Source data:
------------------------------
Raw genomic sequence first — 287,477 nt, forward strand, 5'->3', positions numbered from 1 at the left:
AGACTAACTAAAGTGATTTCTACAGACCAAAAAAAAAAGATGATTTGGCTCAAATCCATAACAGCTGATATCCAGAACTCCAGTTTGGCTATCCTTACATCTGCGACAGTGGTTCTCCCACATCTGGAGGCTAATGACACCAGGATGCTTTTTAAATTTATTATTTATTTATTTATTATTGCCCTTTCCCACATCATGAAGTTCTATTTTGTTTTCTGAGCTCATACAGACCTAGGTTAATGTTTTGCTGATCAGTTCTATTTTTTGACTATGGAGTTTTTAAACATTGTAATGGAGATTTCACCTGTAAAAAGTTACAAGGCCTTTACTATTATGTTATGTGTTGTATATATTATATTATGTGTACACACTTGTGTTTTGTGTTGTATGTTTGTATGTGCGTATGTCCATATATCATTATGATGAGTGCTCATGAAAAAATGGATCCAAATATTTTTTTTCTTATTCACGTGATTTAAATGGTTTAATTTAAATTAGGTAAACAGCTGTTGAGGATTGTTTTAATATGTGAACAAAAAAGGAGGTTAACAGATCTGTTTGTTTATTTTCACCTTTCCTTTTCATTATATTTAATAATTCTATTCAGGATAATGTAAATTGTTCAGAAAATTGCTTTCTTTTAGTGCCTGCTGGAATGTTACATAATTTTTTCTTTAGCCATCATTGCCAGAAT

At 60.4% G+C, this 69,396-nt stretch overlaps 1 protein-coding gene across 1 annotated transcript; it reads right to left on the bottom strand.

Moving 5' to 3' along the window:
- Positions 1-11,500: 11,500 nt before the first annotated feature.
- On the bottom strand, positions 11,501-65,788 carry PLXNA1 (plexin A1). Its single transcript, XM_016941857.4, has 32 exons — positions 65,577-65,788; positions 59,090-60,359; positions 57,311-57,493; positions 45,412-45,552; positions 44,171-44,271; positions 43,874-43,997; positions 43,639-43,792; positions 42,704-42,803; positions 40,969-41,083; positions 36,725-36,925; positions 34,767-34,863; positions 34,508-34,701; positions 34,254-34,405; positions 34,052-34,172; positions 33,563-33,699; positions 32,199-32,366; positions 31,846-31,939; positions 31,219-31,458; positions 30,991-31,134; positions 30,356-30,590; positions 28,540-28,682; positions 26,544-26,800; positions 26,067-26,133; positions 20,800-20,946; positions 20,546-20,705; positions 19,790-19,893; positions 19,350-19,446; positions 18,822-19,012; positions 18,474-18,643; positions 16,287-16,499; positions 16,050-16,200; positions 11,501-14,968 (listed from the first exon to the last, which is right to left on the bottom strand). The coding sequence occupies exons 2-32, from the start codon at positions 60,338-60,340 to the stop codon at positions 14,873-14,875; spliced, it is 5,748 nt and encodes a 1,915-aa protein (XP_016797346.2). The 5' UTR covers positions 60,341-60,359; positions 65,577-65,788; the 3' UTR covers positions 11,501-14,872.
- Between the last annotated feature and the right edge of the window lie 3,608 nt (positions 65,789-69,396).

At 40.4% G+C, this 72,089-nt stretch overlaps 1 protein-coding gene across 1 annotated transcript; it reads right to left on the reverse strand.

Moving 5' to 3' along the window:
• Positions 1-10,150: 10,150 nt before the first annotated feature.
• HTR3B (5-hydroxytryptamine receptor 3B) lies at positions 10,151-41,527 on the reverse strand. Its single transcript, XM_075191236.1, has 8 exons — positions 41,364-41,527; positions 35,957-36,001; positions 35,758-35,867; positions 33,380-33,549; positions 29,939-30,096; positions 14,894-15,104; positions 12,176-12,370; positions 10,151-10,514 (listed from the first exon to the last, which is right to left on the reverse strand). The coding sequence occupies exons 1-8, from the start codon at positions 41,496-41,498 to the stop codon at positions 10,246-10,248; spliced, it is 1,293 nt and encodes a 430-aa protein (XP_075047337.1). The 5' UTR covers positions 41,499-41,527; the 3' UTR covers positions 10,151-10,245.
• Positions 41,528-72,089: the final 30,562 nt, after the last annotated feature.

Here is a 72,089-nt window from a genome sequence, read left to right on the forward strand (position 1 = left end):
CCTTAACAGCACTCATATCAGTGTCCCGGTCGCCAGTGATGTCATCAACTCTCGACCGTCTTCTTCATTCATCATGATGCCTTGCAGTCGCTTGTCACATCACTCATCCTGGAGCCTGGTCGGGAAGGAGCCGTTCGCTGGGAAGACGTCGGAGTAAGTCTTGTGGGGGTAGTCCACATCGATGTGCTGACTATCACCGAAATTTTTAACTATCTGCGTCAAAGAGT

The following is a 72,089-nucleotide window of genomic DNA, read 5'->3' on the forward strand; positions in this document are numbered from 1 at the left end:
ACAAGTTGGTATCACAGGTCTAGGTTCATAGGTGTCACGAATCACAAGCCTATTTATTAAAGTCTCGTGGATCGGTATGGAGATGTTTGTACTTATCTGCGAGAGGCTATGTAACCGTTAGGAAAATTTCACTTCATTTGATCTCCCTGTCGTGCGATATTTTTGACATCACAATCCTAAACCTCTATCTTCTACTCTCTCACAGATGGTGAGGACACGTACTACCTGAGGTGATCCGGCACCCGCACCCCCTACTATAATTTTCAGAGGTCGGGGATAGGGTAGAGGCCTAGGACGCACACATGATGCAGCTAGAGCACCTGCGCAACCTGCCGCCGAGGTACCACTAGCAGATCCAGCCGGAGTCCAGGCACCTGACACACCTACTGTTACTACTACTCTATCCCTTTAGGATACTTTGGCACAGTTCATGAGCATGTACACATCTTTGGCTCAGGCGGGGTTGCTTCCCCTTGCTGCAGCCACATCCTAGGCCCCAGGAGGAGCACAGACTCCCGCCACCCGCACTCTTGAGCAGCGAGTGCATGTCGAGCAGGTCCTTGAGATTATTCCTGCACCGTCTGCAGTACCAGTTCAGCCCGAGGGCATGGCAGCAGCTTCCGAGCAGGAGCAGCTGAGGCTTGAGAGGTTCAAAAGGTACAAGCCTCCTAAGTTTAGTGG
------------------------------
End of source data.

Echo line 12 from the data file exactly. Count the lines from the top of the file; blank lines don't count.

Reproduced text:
• Positions 41,528-72,089: the final 30,562 nt, after the last annotated feature.